The Xavi and Pep Guardiola comparisons are irresistible.
Both are legends of the club with little coaching experience when hired by Joan Laporta, but nonetheless highly regarded for their tactical acumen. Logically, one day they would get their chance.
Not all great players make great managers, even when they were taught by the best. Ronald Koeman is one example of how knowledge can be transferred, but not intellect, and the limits of how far that can take you.
Xavi, like Pep, is a natural learner who savors the process of coming up with new ideas, and enthusiastically experimenting until they work. Both were the type of student destined to become the master, if only given the opportunity to learn from one.
Where would a player like Pep Guardiola be without Johan Cruyff?
Where would a player like Xavi be without Pep Guardiola?
Great, but not fulfilling their true potential.
As the new manager, we now eagerly wait to see whether the third evolution of Barcelona genius comes to fruition with Xavi.
This time, however, it will take more than tactical prowess.
Xavi is right to explain to his players and the world what his footballing philosophy and expectations are, even if they seem grandiose. There’s no reason why he can’t get this group of Barcelona players to play total football again if he could ask it of Al Sadd.
This style of play is something most football fans have become familiar with. We know the Barca way of dominating in possession when we see it, but that’s just part of the equation.
Success at Barcelona has always been about more than winning. Being the rival of the royal Real Madrid taught the hard lesson that if you spend enough money you can generally find a way to win trophies. But Barcelona isn’t Real Madrid, and if the reign of Bartomeu proved anything, it’s that we shouldn’t copy their approach.
Go back to what makes the game special. Not just possession, but embracing the hard work of winning the ball back in advantageous areas. The ball, indeed, is a precious thing to have, so fight for it, and when you have it, take care of it by sharing it widely and quickly.
Many of these Barca players know the tactics that Xavi will try to impart. Like a student content with a passing grade, they have the text memorized, but they’ve lost the excitement that comes from putting that knowledge to work in an ever changing footballing world, and succeeding.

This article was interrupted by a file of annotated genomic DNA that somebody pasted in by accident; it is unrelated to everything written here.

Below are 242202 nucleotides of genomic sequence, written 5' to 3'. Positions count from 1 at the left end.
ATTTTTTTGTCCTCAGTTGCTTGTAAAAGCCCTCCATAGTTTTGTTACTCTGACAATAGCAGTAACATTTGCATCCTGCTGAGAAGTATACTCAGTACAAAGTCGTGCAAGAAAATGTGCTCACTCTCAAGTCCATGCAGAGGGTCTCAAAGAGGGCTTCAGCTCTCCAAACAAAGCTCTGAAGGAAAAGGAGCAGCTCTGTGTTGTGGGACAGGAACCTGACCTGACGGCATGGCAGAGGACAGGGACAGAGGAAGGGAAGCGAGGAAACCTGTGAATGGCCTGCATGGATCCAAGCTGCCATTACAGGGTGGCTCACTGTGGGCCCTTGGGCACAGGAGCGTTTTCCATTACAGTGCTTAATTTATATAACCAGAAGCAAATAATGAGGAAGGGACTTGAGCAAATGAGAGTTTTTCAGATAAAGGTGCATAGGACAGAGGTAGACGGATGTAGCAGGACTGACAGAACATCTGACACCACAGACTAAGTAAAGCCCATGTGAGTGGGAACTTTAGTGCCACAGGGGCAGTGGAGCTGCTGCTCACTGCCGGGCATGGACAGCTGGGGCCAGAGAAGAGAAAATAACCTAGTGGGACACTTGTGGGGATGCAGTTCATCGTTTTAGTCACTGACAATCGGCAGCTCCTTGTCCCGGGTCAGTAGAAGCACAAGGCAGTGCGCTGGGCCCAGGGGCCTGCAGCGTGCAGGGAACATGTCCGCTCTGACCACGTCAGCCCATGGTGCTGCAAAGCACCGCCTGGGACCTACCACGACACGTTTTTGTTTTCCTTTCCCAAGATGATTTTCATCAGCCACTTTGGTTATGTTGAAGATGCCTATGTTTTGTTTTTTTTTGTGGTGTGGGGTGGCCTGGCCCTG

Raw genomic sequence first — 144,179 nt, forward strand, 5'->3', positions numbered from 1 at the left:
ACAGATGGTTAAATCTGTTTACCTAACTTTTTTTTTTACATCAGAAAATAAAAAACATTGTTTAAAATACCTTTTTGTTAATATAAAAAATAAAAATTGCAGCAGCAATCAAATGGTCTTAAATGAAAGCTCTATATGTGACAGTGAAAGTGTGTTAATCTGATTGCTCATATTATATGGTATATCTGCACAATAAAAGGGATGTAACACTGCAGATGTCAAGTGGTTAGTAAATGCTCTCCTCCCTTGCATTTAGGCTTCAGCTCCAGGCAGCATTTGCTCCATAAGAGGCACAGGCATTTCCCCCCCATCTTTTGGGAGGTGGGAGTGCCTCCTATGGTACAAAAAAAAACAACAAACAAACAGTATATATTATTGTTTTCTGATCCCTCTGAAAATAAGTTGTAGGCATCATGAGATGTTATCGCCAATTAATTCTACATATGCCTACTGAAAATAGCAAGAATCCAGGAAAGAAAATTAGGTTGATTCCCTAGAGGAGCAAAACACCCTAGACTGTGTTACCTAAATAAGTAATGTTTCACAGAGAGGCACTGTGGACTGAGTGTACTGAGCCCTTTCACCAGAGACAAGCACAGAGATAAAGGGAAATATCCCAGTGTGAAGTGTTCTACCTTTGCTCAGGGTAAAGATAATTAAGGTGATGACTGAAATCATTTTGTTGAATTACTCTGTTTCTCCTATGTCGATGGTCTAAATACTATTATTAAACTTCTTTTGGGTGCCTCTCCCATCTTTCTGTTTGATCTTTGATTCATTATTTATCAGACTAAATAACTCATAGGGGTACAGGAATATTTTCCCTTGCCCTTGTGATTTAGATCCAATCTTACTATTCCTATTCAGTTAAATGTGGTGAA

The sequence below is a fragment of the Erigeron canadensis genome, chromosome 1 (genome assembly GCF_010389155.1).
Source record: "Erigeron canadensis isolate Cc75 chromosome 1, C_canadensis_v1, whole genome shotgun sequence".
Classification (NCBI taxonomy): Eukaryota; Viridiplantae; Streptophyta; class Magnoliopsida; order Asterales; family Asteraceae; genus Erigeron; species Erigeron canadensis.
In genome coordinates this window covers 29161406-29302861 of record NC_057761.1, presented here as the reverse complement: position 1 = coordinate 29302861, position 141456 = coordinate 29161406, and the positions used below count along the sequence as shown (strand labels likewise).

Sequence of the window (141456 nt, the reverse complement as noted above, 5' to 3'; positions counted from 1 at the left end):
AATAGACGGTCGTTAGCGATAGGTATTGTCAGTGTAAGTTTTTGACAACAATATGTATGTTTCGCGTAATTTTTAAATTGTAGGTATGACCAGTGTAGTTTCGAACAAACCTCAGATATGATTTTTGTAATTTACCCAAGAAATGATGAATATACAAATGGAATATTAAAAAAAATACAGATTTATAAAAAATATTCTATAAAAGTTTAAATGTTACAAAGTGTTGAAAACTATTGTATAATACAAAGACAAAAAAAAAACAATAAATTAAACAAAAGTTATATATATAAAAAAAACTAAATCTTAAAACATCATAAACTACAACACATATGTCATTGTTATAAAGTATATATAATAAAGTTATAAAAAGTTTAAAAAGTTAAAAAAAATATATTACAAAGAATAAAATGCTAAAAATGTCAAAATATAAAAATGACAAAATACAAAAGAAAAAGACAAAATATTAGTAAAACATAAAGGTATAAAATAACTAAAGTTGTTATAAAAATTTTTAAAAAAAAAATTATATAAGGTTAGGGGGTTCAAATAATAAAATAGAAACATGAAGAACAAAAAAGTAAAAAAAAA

That’s job number one for Xavi. Make studying football fun again. So fun that at the end of every training session they can’t wait to show off what they’ve learned in front of 100,000 die-hard fans at the Camp Nou.
But that’s not all. The conditions for Xavi are far less favorable than what Pep inherited with the residual excitement of the Ronaldindo era, and the beginning of the legend of Messi, and star students Xavi and Iniesta there to glue the project together. Not to mention one of the best right full-backs to ever play the game.
Speaking of Dani Alves, the wisdom of Xavi to bring him in without hesitation is clear. He needs a better dressing room with a true leader, and winner, the players will respond to. He is now the de facto captain of this team, sorry Gerard Pique and Sergio Busquets.
And no, this doesn’t mean he doesn’t believe in Sergino Dest. No one will benefit more from the arrival of Alves than the American. I can’t wait to see what this does for his development.
And yet, even an improvement in attitude and leadership won’t be enough to bring success to Xavi and the club he loves.
He’ll need to make La Masia the best academy in the world again. He can prove it by taking the likes of Pedri and Ansu Fati from great to the best in the world at their position. And from there, make sure the Barca B team is being held to the same high standards as the seniors.
And what about the forgotten and underperforming assets? Can he unlock the best of Ousmane Dembele, and keep him healthy? He seems determined to try.
Can he find a role for Samuel Umititi that reminds us all of the potential we saw not too long ago? What a footballing and financial bonus that would be, and if reports are to be believed the Frenchman came alive at practice last week, and it didn’t go unnoticed.
Perhaps it seems like we’re asking for too much when you list it all out like that.
Except this is what great managers at great clubs do day in and out.
Xavi knows it and will embrace the challenge.
It’s sink or swim, and no honeymoon, with Espanyol, Benfica, and Bayern Munich among the first up. Building momentum will be essential to see the team through the early days of this next chapter.
He will be given more time and patience than most managers given the circumstances, but there is still urgency.
Win or lose, it’s going to be fascinating watching his mind at work as he tries to solve this complex puzzle.
And for everyone watching, that counts for something.
No doubt there will be bumps in the road, but this is a journey to get on board for.
Time to leave the past behind.